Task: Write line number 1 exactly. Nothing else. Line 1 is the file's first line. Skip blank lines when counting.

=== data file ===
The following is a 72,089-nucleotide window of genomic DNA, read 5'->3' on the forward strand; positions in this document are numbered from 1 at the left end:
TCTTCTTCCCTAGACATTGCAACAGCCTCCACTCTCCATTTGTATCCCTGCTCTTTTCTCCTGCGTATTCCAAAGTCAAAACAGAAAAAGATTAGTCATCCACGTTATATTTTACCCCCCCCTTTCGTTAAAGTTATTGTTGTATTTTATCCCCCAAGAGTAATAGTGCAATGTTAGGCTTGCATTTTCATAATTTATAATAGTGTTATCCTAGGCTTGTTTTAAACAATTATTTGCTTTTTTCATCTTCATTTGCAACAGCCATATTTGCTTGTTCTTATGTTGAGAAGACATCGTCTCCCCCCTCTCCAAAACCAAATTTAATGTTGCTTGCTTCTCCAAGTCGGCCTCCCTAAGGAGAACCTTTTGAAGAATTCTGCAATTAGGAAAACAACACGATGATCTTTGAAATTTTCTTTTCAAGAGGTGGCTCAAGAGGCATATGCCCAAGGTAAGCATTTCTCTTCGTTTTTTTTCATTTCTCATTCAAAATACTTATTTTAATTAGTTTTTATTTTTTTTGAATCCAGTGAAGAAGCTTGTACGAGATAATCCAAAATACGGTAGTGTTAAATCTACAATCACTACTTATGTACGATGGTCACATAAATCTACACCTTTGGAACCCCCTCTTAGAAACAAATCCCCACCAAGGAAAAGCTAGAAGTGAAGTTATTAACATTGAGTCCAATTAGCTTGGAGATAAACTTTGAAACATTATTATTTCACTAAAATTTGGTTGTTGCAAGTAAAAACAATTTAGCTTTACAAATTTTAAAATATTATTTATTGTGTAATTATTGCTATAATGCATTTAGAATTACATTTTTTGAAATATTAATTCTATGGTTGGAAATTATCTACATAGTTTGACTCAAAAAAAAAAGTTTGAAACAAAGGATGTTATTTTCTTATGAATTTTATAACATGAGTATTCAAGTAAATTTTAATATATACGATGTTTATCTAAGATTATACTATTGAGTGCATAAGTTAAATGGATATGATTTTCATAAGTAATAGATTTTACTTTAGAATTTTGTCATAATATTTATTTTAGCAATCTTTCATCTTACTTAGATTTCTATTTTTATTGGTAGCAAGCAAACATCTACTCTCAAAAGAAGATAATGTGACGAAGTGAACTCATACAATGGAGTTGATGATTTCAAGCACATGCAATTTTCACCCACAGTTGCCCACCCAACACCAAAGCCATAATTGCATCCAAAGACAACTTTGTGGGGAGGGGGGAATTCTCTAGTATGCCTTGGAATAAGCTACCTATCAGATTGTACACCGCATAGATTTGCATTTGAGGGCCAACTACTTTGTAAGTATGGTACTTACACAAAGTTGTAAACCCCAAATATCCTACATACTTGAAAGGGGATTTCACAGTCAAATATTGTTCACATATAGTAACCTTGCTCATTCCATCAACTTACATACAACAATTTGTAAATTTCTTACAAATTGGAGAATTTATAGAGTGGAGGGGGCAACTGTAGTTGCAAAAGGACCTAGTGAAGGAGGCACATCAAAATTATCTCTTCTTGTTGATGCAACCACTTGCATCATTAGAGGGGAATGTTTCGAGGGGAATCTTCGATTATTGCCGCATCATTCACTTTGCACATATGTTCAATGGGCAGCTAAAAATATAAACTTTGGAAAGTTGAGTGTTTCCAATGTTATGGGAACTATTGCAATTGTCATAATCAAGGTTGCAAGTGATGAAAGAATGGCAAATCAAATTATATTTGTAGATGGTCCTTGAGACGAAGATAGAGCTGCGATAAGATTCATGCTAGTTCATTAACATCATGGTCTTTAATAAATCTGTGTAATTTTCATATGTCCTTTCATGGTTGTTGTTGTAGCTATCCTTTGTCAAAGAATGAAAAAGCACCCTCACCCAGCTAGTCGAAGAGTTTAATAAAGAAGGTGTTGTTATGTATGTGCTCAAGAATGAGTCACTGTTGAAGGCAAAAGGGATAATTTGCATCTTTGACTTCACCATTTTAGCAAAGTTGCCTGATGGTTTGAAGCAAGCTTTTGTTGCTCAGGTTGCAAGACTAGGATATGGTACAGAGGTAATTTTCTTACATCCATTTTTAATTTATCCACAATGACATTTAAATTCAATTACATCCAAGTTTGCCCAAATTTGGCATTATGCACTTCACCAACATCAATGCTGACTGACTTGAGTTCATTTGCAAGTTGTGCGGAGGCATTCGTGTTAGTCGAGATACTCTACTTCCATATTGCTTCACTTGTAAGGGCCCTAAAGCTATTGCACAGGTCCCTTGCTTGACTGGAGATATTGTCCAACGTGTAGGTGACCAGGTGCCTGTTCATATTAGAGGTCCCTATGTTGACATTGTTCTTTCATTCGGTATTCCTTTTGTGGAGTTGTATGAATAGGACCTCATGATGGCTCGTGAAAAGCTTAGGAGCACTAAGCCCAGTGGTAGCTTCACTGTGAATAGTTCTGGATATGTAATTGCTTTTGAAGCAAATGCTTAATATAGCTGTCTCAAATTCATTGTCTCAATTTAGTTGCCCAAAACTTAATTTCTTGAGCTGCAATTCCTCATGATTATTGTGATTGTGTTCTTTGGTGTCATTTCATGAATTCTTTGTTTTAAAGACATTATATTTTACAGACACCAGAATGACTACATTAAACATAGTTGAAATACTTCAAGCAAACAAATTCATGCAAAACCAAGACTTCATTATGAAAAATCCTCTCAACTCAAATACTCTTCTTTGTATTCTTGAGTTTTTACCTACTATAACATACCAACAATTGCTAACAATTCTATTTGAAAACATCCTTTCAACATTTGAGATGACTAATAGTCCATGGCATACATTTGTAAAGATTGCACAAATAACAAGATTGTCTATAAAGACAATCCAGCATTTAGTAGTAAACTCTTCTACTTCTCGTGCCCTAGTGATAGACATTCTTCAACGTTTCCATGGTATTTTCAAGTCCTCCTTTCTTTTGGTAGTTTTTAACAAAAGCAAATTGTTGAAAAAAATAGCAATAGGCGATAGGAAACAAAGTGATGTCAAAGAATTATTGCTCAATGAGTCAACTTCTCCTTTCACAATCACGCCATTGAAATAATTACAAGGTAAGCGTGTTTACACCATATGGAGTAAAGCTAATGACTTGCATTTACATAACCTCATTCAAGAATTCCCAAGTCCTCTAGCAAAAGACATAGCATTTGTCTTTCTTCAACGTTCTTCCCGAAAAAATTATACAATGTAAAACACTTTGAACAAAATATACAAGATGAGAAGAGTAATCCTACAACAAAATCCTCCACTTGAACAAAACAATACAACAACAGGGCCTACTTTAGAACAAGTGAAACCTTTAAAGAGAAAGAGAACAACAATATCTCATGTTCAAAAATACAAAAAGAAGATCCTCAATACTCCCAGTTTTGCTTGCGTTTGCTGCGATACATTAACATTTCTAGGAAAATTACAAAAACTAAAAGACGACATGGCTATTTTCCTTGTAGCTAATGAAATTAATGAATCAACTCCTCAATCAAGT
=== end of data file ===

The following is a 72,089-nucleotide window of genomic DNA, read 5'->3' on the forward strand; positions in this document are numbered from 1 at the left end: